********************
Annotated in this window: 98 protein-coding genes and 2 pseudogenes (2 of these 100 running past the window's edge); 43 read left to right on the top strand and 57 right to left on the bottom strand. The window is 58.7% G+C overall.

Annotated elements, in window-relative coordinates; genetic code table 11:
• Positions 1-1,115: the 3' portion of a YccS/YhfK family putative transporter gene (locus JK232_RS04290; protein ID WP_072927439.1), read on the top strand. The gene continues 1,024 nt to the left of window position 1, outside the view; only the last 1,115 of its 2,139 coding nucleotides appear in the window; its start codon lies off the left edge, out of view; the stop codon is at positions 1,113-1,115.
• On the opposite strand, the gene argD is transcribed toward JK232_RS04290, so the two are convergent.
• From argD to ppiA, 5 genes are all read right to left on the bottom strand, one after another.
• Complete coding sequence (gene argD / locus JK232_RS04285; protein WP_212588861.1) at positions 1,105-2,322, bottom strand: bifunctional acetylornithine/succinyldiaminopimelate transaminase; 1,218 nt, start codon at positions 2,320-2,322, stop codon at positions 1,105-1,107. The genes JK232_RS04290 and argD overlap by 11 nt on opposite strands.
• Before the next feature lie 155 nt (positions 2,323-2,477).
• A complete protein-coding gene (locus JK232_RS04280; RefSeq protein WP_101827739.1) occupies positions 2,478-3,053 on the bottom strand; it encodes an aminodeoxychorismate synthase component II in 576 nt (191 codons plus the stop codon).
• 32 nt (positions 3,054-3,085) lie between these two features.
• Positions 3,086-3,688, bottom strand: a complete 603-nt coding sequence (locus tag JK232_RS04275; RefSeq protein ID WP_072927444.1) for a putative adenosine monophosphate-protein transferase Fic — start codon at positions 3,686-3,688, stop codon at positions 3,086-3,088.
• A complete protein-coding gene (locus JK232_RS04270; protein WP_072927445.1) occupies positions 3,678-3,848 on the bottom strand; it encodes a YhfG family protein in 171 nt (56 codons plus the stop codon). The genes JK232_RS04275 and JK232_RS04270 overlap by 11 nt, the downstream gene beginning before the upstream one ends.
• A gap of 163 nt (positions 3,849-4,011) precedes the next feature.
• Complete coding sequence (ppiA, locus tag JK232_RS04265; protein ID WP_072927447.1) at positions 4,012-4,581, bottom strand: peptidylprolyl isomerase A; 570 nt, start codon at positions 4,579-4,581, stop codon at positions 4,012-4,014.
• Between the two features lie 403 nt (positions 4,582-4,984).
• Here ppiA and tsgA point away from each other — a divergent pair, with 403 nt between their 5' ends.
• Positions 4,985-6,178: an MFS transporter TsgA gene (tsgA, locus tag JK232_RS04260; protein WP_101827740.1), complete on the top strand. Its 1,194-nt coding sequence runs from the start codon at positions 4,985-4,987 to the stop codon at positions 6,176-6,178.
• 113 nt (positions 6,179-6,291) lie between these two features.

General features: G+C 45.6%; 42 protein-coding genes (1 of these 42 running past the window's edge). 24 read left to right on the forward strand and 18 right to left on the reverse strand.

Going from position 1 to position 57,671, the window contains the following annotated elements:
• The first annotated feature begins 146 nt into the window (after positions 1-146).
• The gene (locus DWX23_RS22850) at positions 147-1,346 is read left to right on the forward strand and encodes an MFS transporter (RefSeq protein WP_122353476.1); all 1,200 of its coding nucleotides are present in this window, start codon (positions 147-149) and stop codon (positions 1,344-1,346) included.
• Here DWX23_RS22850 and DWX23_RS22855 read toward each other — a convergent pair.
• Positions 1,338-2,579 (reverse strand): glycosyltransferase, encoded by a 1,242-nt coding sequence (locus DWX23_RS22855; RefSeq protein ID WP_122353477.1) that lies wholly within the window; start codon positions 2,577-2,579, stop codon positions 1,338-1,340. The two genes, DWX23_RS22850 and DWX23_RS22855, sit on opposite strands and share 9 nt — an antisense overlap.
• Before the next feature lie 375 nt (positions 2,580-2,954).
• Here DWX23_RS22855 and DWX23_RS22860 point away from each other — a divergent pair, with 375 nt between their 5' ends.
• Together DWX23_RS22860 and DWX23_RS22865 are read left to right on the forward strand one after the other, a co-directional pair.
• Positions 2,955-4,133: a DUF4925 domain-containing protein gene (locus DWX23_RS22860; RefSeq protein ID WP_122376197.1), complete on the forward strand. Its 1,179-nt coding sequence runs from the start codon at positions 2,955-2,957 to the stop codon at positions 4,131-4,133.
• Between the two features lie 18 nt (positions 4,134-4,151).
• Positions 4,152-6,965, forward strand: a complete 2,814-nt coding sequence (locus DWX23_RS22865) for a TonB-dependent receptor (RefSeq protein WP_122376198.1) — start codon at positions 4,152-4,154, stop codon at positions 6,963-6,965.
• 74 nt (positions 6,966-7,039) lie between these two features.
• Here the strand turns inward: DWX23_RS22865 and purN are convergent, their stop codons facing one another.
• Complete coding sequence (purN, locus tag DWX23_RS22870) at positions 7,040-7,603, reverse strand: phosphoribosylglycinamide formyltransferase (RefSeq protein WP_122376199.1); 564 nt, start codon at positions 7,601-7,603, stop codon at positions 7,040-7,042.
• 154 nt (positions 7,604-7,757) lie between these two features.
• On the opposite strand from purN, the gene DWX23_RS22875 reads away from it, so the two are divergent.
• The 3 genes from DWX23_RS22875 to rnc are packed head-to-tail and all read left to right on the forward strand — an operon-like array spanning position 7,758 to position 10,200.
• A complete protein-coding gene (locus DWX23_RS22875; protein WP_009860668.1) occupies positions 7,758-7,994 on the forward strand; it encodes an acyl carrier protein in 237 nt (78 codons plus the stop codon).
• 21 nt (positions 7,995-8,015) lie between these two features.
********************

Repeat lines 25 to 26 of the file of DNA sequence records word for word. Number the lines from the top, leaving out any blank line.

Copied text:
• Here DWX23_RS22855 and DWX23_RS22860 point away from each other — a divergent pair, with 375 nt between their 5' ends.
• Together DWX23_RS22860 and DWX23_RS22865 are read left to right on the forward strand one after the other, a co-directional pair.